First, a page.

|07-03-2002, 09:12 AM||#1|
A crib-to-college study
A crib-to-college study
Endocrinologist Margaret Lawson, who usually moves at top speed, knows it will take years to find out if her work will improve the lives of children with diabetes. She's prepared to wait, she tells Gare Joyce.
The Ottawa Citizen
Monday, July 01, 2002
The Ottawa Citizen
Little Kimberly Inuya Qammaniq waits patiently as her mother, Wanda Qammaniq, talks with her doctor, Margaret Lawson, head of pediatric endocrinology at CHEO.
The Ottawa Citizen
Kids are a volatile test group, says Dr. Margaret Lawson, who studies childhood diabetes. 'They go through growth spurts, body changes, puberty and emotional changes. You're depending on their memory and counting on their willingness to take the time it requires to gather the necessary information.'
Those who work with Dr. Margaret Lawson get used to her pace and rhythm. They have to.
She talks like she's on fast forward. She wheels around her office frenetically, making it only a slightly less dangerous work environment for her colleagues than the pits at a stock-car track.
She admits being "impatient about getting things done" and has gone about her life trying to get in a day's work before lunch. The best measure of this was her ability to condense what should have been six months of rehabilitation for a spinal-cord injury into three weeks back in her med-school days.
Yet Dr. Lawson, head of pediatric endocrinology for the Children's Hospital of Eastern Ontario, has invested her professional life in a field that takes years, even generations, to show results.
Dr. Lawson and her CHEO team are tracking the lives of a group of young people from the Ottawa area literally from the crib to college. They are investing years, decades, a large part of their lives, in science and medicine, in finding a way to better treat childhood diabetes.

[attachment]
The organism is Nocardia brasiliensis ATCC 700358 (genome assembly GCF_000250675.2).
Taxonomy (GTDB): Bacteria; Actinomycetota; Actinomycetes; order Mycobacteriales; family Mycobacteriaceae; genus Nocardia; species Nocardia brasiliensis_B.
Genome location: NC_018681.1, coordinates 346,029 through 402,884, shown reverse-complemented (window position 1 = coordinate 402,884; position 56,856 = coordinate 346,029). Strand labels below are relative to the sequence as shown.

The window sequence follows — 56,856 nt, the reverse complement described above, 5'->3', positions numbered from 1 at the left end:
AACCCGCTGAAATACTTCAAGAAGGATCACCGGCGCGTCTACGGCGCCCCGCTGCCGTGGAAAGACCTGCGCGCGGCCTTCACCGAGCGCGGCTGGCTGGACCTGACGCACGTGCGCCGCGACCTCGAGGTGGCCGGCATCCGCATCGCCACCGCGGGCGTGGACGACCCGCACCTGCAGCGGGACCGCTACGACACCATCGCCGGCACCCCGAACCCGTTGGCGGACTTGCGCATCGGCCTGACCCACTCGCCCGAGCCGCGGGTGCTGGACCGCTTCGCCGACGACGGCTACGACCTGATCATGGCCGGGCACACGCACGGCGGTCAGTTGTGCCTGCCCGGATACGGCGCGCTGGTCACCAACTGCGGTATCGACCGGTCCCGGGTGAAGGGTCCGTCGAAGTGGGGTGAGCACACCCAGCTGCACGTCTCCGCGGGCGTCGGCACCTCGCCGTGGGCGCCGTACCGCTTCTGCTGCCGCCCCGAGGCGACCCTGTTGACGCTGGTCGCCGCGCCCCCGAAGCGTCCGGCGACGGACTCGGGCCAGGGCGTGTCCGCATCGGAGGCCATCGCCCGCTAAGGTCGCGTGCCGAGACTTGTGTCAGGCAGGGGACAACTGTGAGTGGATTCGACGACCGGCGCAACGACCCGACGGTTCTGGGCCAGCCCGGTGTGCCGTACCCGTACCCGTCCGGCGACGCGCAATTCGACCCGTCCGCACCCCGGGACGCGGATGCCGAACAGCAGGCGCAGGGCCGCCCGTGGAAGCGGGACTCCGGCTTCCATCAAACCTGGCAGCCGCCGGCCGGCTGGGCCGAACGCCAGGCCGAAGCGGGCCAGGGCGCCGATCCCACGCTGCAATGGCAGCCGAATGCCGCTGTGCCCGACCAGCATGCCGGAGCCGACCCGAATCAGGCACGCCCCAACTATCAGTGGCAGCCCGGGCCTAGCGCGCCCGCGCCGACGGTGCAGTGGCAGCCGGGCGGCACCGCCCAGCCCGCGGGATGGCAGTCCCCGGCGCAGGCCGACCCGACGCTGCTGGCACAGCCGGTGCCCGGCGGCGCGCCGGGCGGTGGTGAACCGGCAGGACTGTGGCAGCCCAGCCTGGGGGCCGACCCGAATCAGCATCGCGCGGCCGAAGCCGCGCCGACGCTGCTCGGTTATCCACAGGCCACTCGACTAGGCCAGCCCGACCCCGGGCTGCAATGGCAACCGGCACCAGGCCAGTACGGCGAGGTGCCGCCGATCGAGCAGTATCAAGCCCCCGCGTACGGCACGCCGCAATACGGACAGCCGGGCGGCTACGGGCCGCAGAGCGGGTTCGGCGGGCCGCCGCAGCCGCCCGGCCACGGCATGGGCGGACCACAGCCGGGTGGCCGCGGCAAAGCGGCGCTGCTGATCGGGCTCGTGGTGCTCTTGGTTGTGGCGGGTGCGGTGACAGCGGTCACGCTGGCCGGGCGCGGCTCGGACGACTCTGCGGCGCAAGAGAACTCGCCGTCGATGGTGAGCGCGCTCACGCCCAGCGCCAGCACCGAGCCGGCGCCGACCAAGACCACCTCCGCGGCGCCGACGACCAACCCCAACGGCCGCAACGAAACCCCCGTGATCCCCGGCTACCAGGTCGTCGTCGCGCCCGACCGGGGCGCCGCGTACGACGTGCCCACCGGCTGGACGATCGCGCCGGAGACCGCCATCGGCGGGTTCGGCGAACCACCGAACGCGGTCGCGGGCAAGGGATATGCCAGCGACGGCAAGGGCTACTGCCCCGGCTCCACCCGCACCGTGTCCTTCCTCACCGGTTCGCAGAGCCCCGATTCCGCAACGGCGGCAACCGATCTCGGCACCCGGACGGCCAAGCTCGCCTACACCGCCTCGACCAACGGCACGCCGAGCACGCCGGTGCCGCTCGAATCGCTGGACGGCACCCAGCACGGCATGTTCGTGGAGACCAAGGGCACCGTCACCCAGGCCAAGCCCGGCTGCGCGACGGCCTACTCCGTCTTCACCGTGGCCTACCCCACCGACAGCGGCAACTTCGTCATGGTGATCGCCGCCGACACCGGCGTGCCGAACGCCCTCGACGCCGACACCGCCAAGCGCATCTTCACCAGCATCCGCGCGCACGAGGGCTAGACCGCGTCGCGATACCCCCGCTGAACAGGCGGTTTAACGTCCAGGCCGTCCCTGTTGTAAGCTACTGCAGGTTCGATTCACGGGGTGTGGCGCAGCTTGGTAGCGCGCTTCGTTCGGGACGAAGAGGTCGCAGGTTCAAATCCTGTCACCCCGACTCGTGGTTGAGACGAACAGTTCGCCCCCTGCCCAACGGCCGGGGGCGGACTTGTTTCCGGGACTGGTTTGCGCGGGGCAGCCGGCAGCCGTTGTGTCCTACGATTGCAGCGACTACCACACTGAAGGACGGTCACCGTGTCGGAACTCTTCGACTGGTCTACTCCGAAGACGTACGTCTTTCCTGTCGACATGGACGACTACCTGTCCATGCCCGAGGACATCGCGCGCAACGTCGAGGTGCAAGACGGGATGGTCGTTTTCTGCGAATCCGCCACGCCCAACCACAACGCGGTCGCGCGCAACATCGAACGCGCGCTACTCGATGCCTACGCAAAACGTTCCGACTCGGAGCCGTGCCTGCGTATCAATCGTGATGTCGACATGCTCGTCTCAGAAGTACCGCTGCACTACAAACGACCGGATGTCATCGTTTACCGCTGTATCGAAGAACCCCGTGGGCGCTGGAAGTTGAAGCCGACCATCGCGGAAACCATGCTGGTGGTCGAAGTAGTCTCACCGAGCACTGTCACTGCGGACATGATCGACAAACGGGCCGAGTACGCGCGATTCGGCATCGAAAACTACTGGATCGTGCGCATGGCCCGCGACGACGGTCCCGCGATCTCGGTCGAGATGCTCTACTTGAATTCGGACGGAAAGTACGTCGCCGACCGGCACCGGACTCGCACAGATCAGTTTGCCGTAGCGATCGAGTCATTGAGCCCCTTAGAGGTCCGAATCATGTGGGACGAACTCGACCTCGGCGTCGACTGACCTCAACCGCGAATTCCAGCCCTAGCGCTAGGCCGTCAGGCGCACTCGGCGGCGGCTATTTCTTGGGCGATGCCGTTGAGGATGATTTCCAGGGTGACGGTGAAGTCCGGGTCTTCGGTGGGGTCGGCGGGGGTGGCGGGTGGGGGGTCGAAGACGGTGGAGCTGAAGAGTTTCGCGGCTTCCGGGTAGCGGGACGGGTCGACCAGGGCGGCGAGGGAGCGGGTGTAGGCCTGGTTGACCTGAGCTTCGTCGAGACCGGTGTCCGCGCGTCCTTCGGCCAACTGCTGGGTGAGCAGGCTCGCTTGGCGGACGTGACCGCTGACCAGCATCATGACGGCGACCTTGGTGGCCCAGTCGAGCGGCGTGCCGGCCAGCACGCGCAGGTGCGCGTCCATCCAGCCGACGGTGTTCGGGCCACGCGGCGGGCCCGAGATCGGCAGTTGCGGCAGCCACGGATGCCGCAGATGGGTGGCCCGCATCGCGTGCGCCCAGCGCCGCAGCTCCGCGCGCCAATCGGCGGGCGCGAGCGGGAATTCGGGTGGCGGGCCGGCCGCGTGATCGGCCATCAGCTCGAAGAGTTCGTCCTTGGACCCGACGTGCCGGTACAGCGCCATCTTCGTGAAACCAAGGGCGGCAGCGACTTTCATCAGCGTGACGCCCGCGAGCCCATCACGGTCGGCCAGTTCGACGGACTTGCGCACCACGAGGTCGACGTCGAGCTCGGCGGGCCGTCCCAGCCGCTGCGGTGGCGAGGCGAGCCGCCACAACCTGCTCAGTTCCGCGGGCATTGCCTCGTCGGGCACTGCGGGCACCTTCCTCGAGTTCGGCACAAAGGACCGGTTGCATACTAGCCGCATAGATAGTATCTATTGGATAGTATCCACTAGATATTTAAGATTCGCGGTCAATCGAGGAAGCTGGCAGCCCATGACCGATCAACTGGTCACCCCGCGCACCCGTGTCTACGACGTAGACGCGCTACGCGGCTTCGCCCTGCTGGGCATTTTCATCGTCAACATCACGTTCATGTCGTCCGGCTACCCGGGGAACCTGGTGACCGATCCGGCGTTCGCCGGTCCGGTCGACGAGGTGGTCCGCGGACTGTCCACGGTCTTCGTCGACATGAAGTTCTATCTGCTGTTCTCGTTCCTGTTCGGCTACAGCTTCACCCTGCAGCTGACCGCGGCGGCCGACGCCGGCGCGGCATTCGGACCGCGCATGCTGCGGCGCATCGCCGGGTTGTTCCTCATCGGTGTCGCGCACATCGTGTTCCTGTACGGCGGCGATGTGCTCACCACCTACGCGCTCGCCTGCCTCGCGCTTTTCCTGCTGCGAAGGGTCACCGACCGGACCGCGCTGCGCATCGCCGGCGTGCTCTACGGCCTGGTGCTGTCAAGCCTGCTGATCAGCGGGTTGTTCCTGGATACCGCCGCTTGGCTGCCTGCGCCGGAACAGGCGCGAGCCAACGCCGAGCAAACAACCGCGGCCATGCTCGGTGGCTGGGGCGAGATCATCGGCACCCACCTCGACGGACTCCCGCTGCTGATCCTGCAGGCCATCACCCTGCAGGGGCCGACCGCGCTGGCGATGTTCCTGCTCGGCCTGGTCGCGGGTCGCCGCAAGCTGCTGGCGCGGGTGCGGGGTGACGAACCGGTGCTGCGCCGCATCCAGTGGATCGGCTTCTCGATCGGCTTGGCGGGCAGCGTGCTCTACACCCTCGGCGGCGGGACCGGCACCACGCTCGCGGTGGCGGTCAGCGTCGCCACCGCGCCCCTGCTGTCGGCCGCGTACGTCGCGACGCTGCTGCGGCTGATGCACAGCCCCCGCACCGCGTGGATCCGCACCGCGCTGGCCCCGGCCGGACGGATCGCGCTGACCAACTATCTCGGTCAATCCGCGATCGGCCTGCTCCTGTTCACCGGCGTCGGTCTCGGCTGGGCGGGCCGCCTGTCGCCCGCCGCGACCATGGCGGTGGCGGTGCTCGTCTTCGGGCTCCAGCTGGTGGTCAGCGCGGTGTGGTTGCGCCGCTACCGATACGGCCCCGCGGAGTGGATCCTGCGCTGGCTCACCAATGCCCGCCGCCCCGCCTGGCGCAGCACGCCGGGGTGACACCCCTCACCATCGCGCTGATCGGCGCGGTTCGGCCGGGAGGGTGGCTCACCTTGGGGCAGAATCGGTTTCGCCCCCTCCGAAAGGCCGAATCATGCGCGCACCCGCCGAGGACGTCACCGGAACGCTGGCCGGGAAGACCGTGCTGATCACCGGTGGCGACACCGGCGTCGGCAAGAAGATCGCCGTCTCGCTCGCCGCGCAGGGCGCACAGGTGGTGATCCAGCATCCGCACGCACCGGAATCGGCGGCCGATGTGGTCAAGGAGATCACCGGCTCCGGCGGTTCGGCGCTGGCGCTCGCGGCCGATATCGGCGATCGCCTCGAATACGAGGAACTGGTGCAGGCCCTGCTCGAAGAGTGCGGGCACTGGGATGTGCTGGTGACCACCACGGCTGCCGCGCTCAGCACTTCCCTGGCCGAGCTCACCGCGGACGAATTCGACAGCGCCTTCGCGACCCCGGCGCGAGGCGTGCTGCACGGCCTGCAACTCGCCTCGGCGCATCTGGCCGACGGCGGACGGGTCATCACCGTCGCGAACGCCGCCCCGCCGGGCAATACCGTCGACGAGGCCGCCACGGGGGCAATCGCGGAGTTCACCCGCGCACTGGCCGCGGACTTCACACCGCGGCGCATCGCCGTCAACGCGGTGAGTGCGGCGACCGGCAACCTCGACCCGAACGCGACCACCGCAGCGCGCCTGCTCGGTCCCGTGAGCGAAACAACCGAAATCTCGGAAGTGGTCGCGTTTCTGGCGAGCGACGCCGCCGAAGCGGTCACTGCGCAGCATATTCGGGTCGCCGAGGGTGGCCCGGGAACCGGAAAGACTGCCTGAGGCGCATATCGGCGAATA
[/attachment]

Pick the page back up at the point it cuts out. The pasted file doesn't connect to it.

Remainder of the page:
And while her published research has already revised the conventional wisdom about treatment of the disease, she acknowledges that the results don't come in by lunch -- or even by the end of adolescence.
"We might see signs that we're on the right track years down the line, but it's worth the work and the wait," says Dr. Lawson, who gives the impression that this is the one thing for which she's prepared to wait.
Childhood and juvenile diabetes (Type 1 or insulin-dependent) affects one out of 300 children. Children and adolescents with Type 1 diabetes number 7,000 in Ontario; nationwide they represent about 15 per cent of the diabetic population. According to Dr. Lawson, she sees 80 to 100 new pediatric patients in a given year and 95 per cent have Type 1 diabetes.
"What we're trying to do is improve the prospects and quality of life for these children over the long term," she says.
Historically, the statistics have painted a potentially bleak picture. Compared to children who have normal pancreatic function, children with diabetes are 25 times as likely to go blind, 12 times more likely to develop kidney disease, five times as likely to suffer gangrene in their extremities and undergo amputation, and twice as likely to suffer heart disease.
"I'm sure with the work that we're doing and the progress that has already been made we'll see those numbers drop," says Dr. Lawson.
Any progress in treatment of childhood diabetes that could significantly lower those numbers would also take a burden off the health care system. One-seventh of all public health care spending goes to treating patients whose conditions result from, or are exacerbated by, diabetes.